By TRESSA ECKERMAN, SENIOR STAFF WRITER
Since Sam Reimi’s “Spider-Man” debuted in 2002, superhero movies have become the new norm. However, in the last few summers, they’ve grown old and tired, and it seemed that “Captain America: The First Avenger” would be another casuality.
It’s an origins story that takes place in 1942. Steve Rogers (Chris Evans) is a scrawny kid from Brooklyn whose dream is to enlist in the military with his childhood friend Bucky Barnes (Sebastian Stan). He keeps getting turned down because of his multiple illnesses until Dr. Abraham Erskine (Stanley Tucci), a German doctor working for the U.S. government, sees something in him and gets him into the army. It’s there that Rogers meets Peggy Carter (Hayley Atwell), a British agent, and Colonel Chester Philips (Tommy Lee Jones).
It’s not long before Dr. Erskine and Howard Stark (the woefully underused Dominic Cooper) recruit Rogers to be the first in a line of “Super-Soldiers.” While still being human, he would also be so advanced that he’d essentially be able to fight the war alone. After arriving in Europe, he faces off with villain Johann Schmidt (Hugo Weaving).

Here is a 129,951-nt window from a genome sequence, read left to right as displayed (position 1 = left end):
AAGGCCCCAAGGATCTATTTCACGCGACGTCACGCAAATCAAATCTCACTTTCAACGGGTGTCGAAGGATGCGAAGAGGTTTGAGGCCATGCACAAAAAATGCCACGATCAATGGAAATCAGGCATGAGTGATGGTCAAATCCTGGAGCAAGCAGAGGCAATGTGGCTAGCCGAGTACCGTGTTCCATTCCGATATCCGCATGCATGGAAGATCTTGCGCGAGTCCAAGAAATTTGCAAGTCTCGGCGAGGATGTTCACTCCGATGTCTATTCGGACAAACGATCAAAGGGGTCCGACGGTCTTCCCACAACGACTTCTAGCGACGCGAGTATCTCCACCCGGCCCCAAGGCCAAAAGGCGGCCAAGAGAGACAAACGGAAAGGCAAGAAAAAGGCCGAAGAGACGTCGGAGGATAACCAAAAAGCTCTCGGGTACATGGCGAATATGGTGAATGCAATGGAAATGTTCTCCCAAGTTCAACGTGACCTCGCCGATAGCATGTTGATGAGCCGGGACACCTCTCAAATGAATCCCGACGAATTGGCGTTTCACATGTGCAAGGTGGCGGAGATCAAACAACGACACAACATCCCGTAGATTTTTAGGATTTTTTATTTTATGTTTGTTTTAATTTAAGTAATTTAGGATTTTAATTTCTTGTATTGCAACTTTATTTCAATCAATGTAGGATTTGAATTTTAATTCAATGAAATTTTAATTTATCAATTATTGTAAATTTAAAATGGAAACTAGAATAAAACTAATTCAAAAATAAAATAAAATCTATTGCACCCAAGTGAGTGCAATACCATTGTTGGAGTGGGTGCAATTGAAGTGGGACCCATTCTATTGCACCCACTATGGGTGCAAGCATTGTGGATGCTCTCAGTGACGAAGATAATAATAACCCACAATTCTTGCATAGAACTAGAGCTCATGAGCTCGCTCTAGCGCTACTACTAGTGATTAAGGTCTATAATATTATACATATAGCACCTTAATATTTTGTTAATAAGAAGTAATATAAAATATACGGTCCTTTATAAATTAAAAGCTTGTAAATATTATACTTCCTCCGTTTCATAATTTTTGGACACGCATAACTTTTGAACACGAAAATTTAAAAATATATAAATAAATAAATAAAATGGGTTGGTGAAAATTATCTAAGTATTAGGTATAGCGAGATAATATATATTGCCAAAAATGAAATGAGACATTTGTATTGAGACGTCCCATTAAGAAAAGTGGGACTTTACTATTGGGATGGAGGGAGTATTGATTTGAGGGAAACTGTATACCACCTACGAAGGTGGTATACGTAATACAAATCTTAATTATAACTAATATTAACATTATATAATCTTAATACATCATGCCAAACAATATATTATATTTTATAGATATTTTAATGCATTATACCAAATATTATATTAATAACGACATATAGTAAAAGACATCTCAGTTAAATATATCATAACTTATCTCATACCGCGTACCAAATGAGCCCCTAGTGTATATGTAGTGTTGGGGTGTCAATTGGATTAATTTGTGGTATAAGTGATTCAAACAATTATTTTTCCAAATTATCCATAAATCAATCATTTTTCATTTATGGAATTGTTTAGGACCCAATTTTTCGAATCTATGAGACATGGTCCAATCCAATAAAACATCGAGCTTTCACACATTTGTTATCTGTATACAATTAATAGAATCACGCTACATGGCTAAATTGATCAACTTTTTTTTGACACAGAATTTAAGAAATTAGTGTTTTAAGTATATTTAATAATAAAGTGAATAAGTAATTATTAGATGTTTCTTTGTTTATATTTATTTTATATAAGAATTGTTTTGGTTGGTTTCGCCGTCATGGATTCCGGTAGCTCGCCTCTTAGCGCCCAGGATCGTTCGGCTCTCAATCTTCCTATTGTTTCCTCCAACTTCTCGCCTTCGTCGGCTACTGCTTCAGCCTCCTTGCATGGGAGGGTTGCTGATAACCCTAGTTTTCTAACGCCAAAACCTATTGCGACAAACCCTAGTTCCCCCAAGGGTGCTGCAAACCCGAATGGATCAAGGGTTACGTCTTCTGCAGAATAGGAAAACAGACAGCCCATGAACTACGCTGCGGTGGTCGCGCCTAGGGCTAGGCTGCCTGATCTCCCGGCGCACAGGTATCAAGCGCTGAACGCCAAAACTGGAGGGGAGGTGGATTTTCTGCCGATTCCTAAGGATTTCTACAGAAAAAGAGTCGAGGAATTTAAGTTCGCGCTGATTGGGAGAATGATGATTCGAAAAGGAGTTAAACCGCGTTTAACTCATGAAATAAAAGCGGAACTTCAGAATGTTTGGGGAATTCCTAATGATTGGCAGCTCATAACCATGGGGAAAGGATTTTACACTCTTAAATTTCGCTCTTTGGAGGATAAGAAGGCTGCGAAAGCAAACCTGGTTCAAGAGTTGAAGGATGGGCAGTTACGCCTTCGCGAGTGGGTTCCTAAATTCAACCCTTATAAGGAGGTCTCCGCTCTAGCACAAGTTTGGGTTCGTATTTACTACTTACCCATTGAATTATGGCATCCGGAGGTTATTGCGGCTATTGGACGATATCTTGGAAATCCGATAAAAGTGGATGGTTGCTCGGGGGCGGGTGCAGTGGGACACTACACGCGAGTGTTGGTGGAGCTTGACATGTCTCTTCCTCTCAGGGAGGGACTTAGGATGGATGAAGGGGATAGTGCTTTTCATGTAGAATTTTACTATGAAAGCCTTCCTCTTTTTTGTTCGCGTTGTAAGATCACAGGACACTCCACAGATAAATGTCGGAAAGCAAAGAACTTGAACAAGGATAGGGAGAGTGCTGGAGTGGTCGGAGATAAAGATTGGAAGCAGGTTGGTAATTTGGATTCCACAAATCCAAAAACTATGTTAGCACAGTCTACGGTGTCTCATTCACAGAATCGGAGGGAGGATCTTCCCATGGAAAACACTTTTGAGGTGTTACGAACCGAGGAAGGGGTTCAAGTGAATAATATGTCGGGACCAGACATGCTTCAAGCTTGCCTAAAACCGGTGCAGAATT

Like most superhero movies, the plot isn’t important. What makes this movie work where so many like it have failed is the characters and the atmosphere. It’s good old-fashioned pulp fun with a heavy dose of rah-rah Americana. Chris Evans is the perfect all-American boy, strong-jawed and smart-mouthed, who isn’t content to sit on the sidelines while others fight.
“I don’t want to kill anyone. I don’t like bullies. I don’t care where they’re from,” he tells Dr. Erskine, when asked if he wants to kill Nazis early in the film.
As far as I’m concerned, it could have been the charming Bucky Barnes and witty Howard Stark show with a little bit of Colonel Philips thrown in for good measure. These are easily the best characters in the film and each of them, in their own way, gives the movie its heart.
The problem with “Captain America” is the pacing. The first half of the film has great moments, but they are slowed down by scenes that don’t really move. The movie really takes off when Captain America goes to Europe and director Joe Johnston treats us to some really breathtaking action sequences.
But even with its problems, “Captain America: The First Avenger” still comes out ahead of so many other recent superhero movies. Maybe its charm lies in the what makes the Captain America character so great: he’s ultimately “just a kid from Brooklyn.”